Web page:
Regulator facing formal complaint from ex-trustee of actors’ charity

06 Jun 2024 News

Robert Bathurst, former trustee of the Actors’ Benevolent Fund

Actors’ Benevolent Fund

A former trustee of the Actors’ Benevolent Fund (ABF) is planning to make a formal complaint to the Charity Commission following the regulator’s announcement last week that it had ended its investigation of the charity.

Last Friday, following a two-year intervention involving a trustee dispute, the Commission published a statement confirming that it had closed its regulatory compliance case into the ABF and that it had “learned lessons itself as to how such cases should be handled in future”.

The Commission’s director of regulatory services Helen Earner said it had “also apologised for not including all past and present trustees in the early stages of our case, which was a fair challenge to our approach, but has not had a material impact on the overall outcome”.

Now, one former ABF trustee Robert Bathurst has told Civil Society he is in the process of making a formal complaint in regard to the Commission’s statement, which he said contained “mealy-mouthed words” from Earner instead of a full apology.

Fellow ex-trustee and actor Siân Phillips accused the watchdog of attempting to “brush things under the carpet” and said it was “hard not to see” her and others taking the case to the parliamentary ombudsman, as quoted by the Guardian.

Bathurst also criticised the Commission for failing to engage with its concerns about the “integrity” the charity’s recently-held trustee elections.

Start of intervention

The Commission began its intervention in 2022 when some ABF trustees – including former president Penelope Keith and fellow actors Phillips and James Bolam – raised concerns over an alleged misuse of funds during the tenure of former general secretary Jonathan Ellicott.

According to reports, Ellicott lodged an official complaint of bullying and harassment, which was not upheld, before leaving the charity at the end of March that year.

After the initial concerns were raised, some trustees including Keith, Phillips and Bolam were removed from their positions by other ABF board members, in what some have described as a “coup”.

The Commission used its legal powers to appoint temporary trustees based on member votes counted during the ABF’s annual general meeting in 2022 and ordered the charity to hold a new election.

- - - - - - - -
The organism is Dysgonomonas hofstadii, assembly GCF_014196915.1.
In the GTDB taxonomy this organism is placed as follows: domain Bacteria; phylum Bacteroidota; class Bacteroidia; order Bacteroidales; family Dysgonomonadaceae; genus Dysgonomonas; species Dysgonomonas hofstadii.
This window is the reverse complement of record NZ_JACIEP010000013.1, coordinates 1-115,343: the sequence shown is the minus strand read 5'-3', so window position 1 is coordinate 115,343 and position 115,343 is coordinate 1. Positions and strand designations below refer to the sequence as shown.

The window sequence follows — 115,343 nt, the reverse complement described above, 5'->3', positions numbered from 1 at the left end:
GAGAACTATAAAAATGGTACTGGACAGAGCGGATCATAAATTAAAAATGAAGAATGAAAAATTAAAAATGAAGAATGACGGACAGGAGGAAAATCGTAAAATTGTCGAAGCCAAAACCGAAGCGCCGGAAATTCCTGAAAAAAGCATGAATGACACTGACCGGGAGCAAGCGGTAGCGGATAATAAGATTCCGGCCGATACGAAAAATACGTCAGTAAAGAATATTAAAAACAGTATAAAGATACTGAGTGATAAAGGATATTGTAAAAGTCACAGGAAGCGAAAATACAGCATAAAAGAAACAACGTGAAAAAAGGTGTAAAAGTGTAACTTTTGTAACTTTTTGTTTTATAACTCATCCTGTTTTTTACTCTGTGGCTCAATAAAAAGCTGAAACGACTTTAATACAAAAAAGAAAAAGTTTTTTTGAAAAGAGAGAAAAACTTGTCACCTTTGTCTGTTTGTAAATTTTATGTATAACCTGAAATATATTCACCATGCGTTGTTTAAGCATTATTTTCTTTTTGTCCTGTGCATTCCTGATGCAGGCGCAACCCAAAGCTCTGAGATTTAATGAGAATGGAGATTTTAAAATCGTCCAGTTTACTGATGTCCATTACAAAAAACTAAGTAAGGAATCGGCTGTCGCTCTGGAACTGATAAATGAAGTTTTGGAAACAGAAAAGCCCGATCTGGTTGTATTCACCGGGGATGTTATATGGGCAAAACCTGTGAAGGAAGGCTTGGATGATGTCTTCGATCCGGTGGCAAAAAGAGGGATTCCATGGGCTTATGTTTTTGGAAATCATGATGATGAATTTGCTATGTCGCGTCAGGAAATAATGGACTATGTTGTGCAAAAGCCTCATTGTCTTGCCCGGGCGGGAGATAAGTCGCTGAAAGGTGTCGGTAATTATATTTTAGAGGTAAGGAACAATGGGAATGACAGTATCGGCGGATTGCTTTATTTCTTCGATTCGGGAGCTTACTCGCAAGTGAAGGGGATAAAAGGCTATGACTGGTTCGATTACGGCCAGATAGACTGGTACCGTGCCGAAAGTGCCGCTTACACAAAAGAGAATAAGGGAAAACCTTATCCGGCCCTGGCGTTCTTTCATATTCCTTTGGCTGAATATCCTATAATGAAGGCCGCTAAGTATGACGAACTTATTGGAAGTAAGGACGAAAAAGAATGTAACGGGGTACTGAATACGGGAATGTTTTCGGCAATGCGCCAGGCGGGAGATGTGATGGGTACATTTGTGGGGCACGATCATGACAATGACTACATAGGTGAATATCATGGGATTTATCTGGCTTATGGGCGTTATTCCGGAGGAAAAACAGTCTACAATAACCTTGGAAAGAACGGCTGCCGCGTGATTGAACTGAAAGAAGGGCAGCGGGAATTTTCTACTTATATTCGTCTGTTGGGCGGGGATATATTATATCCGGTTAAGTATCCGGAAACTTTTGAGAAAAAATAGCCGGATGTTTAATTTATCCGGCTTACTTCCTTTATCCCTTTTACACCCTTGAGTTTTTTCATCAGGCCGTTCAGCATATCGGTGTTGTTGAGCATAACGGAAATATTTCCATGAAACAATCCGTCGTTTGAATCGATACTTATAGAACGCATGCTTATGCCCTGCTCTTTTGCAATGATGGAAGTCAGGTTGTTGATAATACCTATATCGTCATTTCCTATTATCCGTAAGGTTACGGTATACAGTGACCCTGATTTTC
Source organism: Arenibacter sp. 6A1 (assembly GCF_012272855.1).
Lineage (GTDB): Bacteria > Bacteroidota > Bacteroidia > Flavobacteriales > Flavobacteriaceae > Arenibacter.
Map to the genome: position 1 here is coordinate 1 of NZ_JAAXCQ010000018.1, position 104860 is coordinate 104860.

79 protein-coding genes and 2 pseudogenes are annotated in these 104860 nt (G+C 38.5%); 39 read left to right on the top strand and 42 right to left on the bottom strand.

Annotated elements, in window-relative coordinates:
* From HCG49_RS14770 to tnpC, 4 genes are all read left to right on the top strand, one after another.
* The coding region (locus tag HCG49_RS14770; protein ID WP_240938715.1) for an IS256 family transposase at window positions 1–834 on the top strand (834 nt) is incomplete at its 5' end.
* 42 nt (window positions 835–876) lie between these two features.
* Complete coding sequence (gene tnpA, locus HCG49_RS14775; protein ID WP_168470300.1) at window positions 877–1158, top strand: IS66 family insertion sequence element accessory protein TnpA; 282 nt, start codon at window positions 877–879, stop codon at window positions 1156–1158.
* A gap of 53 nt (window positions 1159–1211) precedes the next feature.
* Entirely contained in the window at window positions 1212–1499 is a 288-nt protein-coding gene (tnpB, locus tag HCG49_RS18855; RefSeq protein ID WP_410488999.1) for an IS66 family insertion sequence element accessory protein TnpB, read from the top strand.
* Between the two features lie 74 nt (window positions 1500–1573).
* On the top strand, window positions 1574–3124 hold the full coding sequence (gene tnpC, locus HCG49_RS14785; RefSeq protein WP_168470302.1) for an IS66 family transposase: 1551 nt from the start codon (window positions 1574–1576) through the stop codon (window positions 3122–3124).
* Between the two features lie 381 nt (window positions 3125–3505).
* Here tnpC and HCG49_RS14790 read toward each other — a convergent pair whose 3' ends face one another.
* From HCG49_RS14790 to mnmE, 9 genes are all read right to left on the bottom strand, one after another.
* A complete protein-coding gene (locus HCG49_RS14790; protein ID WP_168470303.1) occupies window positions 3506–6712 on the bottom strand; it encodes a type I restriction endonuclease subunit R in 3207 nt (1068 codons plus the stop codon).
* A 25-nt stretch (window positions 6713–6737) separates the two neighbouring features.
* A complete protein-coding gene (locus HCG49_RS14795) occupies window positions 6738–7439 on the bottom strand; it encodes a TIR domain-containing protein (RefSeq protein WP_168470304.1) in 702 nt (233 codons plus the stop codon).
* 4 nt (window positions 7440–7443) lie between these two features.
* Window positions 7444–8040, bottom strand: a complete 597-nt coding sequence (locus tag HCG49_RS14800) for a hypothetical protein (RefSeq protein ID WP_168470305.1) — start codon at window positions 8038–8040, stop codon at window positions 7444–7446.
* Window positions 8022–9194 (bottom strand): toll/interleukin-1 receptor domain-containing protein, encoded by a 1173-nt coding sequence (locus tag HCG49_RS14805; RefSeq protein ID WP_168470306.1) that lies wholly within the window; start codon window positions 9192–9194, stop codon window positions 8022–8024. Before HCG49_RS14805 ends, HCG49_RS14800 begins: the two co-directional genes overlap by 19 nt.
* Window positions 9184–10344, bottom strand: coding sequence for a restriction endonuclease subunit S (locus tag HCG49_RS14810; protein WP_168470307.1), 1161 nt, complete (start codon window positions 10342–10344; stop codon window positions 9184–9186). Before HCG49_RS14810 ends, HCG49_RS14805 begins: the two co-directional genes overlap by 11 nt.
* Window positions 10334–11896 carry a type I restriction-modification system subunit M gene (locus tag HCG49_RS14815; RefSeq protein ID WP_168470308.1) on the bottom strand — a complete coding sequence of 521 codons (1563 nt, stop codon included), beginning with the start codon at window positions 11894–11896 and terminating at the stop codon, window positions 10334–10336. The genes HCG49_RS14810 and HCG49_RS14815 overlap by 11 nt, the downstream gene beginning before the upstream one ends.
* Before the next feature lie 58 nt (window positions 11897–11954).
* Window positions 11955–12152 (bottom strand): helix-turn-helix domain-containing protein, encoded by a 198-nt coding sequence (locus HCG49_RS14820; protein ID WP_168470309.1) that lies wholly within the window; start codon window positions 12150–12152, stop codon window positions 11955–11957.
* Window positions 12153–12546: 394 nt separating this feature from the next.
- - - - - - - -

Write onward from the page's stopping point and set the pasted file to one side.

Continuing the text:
The regulator has publicly said it stands by its use of its legal powers but accepts that it could have done more to communicate with all parties at the start of its case.

‘This can never happen again’

Some of ABF’s former trustees are unhappy with the Commission’s public statement that it made last week at the conclusion of its case, saying it is at odds with a private apology it made beforehand.

Former trustee Bathurst, who has acted as a representative for the group of trustees that were ousted despite resigning beforehand himself, said the Commission privately apologised to Keith on 17 May via its chief operating officer Nick Baker.

It then shared a draft press release without any apology, to which many former trustees objected, before adding a reference to the apology in its final statement.

“That resulted in the mealy-mouthed words from Ms Earner hidden in the body of the Charity Commission’s press release published on Friday,” said Bathurst.

“I am in the process of making a formal complaint in regard to the Commission’s statement.

“Needless to say, Nick Baker’s private apology was much more fulsome than the ultimate public statement issued by Helen Earner.”

A spokesperson for the former trustees added that had been pleased with the private apology but were “disappointed” with the press release, which they said “underplays the Charity Commission’s utter mishandling of this matter and the impact that has had”.

They said the Commission had failed to properly investigate concerns about a possible misuse of funds.

“Had the Charity Commission acted and engaged appropriately, which is their duty to uphold the law, then this matter likely could have been resolved years ago,” they said.

“The former trustees have always had the charity’s beneficiaries’ interests at heart. This is why they have fought so hard to put the charity in safer hands.

“For the sake of the sector, the Charity Commission must acknowledge their mistakes, properly, publicly, and learn from them so that mishandling like this can never happen again.”

‘Serious concerns’ about trustee elections

ABF elected a new board of trustees in January but reported “serious concerns” to the police and the Commission about almost half of the votes cast.

Bathurst, who ran as a candidate, said the former trustees had “raised serious concerns about the integrity of the AGM results” and shared evidence with the Commission.

“The Charity Commission failed to engage with that information at all and sought to avoid it while it closed its case. It has been cover up after cover up,” he said.

Bathurst added that he hoped all involved in ABF could “find a constructive, reasonable way to move the charity forward on a legitimate basis, without sweeping things under the carpet”.

The Commission and ABF both referred to their recent statements on the conclusion of the compliance case.

“This is a hugely positive step forward for the charity, along with recent confirmation of the king being our patron, all of which signifies a new chapter for the ABF, and is the result of a great deal of work carried out over the past two years to improve the charity’s governance,” a spokesperson for the charity said last week.

In its statement, the Commission said it was satisfied that the January election was valid and that the new trustees were working together in the best interests of the charity.  

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